I can see this playing out in two ways, depending on the resources you have in-house.
For example, if you have a junior PPC person in-house, then the agency can provide direction and support. The agency could set strategy and conduct quarterly reviews to identify issues.
The agency could even provide training to the junior person on an ad hoc basis for the performance of daily tasks.
I’ve seen this work in practice. I know of one company in a high tech field that struggled to find the right in-house PPC person. An agency worked with the company to find the right person, including sitting in on applicant interviews! Once an in-house person was hired, the agency continued to provide support until the new hire got up to speed.
A different scenario may apply if your in-house team is strong in marketing leadership and strategy, but weak in day-to-day admin. Here, the in-house team could set the direction, and the agency could use its resources for day to day management.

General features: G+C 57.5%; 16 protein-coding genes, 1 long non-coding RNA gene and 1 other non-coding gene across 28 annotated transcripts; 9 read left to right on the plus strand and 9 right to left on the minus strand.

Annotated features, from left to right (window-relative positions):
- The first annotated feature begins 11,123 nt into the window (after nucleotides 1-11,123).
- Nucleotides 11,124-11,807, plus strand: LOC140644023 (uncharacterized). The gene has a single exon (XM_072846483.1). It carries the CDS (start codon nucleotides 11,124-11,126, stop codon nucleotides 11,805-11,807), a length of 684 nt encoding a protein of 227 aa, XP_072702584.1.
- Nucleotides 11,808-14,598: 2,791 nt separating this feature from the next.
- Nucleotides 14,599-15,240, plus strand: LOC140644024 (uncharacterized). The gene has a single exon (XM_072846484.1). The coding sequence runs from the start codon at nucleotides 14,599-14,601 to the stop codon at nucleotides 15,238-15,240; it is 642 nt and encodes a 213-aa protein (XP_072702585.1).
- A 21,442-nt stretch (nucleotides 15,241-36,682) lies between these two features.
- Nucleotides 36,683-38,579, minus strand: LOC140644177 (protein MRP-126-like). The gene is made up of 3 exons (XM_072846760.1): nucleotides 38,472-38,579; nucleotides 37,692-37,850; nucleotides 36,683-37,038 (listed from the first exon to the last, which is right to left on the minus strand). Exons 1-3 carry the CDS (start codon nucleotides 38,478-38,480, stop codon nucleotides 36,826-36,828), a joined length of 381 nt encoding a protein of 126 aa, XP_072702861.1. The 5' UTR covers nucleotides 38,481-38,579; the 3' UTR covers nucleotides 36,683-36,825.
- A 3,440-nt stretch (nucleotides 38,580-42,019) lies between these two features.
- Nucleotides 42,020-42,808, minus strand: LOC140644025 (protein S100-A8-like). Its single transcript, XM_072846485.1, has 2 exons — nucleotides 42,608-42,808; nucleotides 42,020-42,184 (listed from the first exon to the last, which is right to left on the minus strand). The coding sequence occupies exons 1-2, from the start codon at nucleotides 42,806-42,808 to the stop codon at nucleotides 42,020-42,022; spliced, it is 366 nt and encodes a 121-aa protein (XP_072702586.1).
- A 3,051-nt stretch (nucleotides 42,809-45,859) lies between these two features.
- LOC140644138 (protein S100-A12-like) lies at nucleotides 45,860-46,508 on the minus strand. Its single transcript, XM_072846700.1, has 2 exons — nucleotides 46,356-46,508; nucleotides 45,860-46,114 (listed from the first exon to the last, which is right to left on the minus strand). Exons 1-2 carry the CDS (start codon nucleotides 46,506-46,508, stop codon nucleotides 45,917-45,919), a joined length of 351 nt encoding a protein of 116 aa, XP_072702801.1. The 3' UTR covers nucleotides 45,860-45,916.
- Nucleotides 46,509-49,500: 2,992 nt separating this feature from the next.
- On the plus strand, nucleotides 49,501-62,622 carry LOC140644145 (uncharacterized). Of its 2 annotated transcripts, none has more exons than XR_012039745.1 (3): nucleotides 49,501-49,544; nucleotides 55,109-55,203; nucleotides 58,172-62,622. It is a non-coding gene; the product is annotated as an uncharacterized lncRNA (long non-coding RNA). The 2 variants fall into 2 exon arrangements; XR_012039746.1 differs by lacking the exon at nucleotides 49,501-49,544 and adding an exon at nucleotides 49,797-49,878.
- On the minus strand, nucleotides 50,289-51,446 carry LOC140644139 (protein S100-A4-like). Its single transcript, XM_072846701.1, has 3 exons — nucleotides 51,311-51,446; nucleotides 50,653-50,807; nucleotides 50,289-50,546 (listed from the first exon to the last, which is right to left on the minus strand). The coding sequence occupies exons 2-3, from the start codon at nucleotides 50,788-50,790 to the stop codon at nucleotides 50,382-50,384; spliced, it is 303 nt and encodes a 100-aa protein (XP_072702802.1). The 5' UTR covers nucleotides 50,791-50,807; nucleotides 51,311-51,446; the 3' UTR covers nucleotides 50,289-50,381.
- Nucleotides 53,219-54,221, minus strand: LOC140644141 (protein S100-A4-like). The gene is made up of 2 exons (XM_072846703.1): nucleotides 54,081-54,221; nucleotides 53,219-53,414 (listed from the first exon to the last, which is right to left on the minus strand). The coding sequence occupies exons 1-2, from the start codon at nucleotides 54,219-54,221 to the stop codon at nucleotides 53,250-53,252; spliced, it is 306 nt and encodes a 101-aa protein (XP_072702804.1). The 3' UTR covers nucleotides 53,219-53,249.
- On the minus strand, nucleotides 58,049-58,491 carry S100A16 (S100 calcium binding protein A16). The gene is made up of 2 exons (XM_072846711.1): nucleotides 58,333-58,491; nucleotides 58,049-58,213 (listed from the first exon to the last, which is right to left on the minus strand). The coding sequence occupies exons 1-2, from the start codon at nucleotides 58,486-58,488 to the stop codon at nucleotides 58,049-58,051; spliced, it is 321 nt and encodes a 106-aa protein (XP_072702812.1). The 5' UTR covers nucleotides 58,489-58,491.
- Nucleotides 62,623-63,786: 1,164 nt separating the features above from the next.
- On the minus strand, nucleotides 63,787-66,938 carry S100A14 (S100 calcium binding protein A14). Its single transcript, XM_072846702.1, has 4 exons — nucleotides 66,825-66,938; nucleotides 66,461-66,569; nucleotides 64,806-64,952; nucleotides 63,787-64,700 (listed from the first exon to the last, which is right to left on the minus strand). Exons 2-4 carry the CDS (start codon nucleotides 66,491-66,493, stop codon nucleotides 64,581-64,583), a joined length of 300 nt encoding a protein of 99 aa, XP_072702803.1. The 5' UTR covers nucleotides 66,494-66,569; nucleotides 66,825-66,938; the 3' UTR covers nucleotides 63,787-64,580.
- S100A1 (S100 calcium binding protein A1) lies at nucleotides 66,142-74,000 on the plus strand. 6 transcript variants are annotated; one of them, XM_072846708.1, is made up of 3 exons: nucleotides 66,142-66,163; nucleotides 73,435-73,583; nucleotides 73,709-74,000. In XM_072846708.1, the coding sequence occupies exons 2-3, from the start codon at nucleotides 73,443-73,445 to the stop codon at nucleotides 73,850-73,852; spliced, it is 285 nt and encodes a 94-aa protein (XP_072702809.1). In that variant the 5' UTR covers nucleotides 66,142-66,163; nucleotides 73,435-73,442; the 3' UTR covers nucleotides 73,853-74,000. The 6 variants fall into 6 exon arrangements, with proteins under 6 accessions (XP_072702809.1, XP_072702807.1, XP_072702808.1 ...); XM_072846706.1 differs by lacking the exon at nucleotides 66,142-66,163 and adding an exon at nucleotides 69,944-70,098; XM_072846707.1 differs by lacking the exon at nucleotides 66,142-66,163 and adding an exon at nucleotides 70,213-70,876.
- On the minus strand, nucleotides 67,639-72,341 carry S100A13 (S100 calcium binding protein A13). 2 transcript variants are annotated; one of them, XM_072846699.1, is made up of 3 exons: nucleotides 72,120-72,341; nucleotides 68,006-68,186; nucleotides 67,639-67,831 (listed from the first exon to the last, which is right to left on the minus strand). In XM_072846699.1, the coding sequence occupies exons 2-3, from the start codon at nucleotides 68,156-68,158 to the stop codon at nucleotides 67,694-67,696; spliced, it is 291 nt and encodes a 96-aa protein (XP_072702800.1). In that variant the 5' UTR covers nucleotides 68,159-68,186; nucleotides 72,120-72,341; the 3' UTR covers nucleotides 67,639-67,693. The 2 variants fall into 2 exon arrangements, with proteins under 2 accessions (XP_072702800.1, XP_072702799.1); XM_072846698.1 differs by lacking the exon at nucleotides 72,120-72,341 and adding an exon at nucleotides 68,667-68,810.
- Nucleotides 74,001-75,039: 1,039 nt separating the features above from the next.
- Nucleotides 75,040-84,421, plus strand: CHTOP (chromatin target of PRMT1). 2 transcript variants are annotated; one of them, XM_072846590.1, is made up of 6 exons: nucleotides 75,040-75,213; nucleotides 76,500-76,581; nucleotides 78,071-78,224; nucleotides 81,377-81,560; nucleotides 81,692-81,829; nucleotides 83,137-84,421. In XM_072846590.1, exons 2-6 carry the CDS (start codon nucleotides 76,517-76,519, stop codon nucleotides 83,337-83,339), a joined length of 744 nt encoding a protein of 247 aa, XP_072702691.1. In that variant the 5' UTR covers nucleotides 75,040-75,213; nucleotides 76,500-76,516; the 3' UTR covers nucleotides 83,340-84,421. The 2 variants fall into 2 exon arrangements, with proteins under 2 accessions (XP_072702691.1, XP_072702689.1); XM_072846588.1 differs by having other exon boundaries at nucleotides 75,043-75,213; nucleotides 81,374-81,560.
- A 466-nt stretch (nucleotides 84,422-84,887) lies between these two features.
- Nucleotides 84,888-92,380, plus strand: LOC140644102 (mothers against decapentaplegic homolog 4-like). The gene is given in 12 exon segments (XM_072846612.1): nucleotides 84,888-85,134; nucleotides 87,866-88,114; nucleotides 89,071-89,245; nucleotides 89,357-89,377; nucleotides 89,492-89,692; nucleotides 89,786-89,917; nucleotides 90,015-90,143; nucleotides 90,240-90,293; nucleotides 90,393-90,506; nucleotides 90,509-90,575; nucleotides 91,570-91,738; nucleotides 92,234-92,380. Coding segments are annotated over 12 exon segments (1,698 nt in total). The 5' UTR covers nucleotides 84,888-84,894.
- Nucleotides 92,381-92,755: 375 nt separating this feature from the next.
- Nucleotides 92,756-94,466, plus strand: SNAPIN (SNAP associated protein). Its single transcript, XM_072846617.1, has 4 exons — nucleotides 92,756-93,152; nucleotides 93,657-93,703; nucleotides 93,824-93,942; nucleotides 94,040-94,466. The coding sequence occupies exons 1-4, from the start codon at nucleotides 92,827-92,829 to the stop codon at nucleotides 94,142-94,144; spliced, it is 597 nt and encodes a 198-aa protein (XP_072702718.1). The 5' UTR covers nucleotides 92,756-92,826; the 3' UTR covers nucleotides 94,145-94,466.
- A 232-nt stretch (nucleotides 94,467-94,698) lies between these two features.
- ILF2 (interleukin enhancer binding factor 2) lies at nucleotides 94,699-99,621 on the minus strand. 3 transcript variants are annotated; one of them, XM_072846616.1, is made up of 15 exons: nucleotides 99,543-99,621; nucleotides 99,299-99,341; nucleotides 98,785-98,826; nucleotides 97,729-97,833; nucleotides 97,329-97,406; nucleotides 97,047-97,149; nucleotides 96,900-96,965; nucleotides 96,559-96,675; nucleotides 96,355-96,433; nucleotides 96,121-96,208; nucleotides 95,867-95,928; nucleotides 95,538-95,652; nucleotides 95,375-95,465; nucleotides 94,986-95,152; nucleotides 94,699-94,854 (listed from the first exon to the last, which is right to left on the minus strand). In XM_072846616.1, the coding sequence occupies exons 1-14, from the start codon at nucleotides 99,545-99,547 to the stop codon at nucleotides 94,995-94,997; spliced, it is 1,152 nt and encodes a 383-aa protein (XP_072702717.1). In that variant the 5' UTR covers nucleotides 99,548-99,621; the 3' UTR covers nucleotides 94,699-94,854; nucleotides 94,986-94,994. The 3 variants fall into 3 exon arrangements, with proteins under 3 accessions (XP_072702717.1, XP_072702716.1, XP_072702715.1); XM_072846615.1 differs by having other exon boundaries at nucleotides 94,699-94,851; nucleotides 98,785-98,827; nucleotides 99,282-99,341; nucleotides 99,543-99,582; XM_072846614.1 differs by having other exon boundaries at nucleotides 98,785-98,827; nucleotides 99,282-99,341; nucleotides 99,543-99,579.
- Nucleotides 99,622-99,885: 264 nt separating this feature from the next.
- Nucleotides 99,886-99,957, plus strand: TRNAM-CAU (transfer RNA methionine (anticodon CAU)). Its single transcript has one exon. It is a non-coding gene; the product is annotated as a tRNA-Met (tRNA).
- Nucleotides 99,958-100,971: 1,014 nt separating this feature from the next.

These scenarios will only work if there’s trust between the agency and the in house team. The in-house team has to be open to the input of the agency. And the agency can’t use the arrangement as a backdoor way to get more of the client’s business.
Get Creative with Your PPC Management
There’s no one-size-fits-all solution when it comes to PPC management. So don’t limit yourself to the two traditional models of agency or in-house.
With the right agency by your side, you can develop a hybrid solution that will give you the most positive aspects of both.